At the end of chapter two, Paul offers the theological foundation for his instructions. John Stott summarizes it in this way: “The particular doctrine in Titus 2, on which Paul grounds his ethical appeal, is that of the two comings of Christ, which he here calls his two ‘epiphanies’ or appearings” (1). Jesus has come and is coming again. “For the grace of God has appeared” (2:11) and we wait for “the appearing of the glory of our great God and Savior Jesus Christ” (2:13). Paul challenges us to look in opposite directions at the same time, “to look back and remember the epiphany of grace (whose purpose was to redeem us from all evil and to purify for God a people of his own), and also to look forward and anticipate the epiphany of glory (whose purpose will be to perfect at his second coming the salvation he began at his first).”(2) This deliberate orientation is a daily discipline and will give purpose to our duties at home. Indeed, make us “zealous for good works” (2:14).
When we understand Paul’s desire to leave behind a strong church, we might expect that his letter would emphasize evangelism or church growth strategies. Instead, he reveals his convictions that the family unit is vital to the church and society, and that relationships between women are vital to that family unit. He enlists all women by calling them older and younger! All women have a responsibility to other women—to remind one another of theological realities that give meaning to otherwise mundane days. Today, this instruction to welcome an older or younger woman into your life might seem uncomfortable. Perhaps in Paul’s day it was more natural to have more than one generation living under one roof—and maybe that means we have to work a little harder to make it happen. Churches can inhibit intergenerational friendships by grouping people by age for classes or fellowship. It takes intentional effort and often some discomfort to buck age segregation in the church and have meaningful discipleship relationships between generations.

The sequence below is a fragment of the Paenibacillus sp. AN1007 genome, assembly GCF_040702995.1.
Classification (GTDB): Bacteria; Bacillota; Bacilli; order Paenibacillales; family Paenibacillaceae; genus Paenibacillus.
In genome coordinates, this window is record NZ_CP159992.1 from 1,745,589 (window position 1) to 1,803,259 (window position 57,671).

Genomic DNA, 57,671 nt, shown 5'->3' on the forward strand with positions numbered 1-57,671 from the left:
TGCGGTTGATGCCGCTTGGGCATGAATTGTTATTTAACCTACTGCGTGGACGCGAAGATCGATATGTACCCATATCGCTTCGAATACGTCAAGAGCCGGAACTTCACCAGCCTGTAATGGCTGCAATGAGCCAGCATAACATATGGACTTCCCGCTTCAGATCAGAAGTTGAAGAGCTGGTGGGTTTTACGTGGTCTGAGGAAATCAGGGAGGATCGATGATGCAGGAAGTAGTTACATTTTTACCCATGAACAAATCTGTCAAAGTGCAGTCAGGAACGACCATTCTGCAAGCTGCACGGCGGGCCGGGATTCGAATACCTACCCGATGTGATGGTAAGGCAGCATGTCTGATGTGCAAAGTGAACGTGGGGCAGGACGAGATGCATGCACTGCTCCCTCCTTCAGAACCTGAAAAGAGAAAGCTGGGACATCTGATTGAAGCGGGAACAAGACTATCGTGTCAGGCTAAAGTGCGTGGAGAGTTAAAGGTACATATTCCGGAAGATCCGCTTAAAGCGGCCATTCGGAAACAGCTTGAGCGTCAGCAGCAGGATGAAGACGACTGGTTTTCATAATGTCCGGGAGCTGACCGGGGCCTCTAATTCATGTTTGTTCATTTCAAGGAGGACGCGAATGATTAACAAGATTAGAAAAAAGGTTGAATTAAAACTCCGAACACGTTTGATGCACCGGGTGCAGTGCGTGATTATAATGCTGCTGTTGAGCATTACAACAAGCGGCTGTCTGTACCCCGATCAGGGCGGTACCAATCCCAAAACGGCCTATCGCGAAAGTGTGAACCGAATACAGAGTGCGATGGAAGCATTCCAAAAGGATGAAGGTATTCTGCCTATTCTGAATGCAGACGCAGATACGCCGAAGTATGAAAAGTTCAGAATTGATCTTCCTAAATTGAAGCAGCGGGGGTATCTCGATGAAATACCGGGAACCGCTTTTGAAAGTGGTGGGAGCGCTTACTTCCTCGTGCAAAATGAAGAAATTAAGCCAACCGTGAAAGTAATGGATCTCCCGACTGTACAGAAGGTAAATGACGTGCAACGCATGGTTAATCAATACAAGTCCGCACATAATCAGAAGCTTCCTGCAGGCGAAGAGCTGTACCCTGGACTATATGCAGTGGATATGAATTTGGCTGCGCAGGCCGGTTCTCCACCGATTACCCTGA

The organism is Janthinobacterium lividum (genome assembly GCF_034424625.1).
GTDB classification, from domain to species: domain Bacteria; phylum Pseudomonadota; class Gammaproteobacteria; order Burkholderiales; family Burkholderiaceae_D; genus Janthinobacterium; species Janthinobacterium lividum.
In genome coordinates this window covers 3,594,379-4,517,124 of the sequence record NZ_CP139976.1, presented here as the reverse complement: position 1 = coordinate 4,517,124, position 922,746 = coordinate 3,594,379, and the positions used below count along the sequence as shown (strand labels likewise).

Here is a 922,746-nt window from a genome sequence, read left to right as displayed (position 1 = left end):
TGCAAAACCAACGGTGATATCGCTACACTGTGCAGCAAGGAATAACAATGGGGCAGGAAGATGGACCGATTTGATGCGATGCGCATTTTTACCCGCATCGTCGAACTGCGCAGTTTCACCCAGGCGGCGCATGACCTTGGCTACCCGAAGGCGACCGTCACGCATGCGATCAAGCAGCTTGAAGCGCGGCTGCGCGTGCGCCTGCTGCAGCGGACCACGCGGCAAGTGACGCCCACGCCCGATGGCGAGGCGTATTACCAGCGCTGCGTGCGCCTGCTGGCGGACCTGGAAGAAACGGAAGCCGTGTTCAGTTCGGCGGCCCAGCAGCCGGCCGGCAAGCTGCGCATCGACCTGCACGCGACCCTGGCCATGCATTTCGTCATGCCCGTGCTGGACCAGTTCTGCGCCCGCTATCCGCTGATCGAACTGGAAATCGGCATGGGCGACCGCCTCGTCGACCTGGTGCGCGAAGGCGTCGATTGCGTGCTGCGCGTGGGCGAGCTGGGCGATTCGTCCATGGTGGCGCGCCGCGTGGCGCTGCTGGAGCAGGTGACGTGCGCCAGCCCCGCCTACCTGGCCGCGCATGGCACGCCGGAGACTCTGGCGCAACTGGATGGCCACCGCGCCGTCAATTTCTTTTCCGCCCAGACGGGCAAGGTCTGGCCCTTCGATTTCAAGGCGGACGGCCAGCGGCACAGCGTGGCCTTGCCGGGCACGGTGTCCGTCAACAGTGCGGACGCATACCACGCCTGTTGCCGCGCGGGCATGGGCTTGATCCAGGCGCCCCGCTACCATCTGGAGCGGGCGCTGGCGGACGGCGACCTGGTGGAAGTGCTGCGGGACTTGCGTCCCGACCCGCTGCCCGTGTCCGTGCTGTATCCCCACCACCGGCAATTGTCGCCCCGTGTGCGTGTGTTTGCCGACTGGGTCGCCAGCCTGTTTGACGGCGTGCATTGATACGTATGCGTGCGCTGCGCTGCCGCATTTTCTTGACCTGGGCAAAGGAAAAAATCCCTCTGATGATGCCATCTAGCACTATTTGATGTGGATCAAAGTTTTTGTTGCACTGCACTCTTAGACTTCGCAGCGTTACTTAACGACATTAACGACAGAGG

Are you a spiritually mature women who could sit with a younger friend over coffee and remind her of priorities at home? Don’t be intimidated by the unique contours of her life. Though she primarily communicates via texting and has a Facebook friendship circle of one thousand, she is not that different from you! Like many women, she may face insecurity, loneliness, competition, exhaustion, and overcommitment. She is challenged to love and submit to her husband, and she needs to be reminded of the gospel and the second coming of Jesus.
Are you a younger woman who could summon the wisdom of one who has walked with the Lord longer than you have? Don’t be intimidated by the unique contours of her life. Though she has an empty nest and doesn’t have an email address, she is not that different from you! She is waiting to be humbly invited to speak into your life. She has the wisdom of years that will help you to see that your work in your home and family is meaningful because of what Jesus has done and because of what he will do. She can help you to create an environment where love, purity, kindness, self-control, and submission flourish.
Together, we can teach and live what is good because we live between Jesus’ comings—and we can do so with gratitude and great hope.
(1) John Stott, The Message of 1 Timothy and Titus (Downers Grove: InterVarsity, 1996), 192.
About the Author: Donna Thoennes (Ph.D., Trinity Evangelical Divinity School) serves on the faculty of the Torrey Honors Institute at Biola University. Donna and her husband, Erik have two daughters, both adopted from Taiwan. At church, she enjoys discipling younger women and leading an orphan ministry called Project Hope.
[Editor's Note: This article originally appeared in The Journal of Discipleship and Family Ministry 2.2.]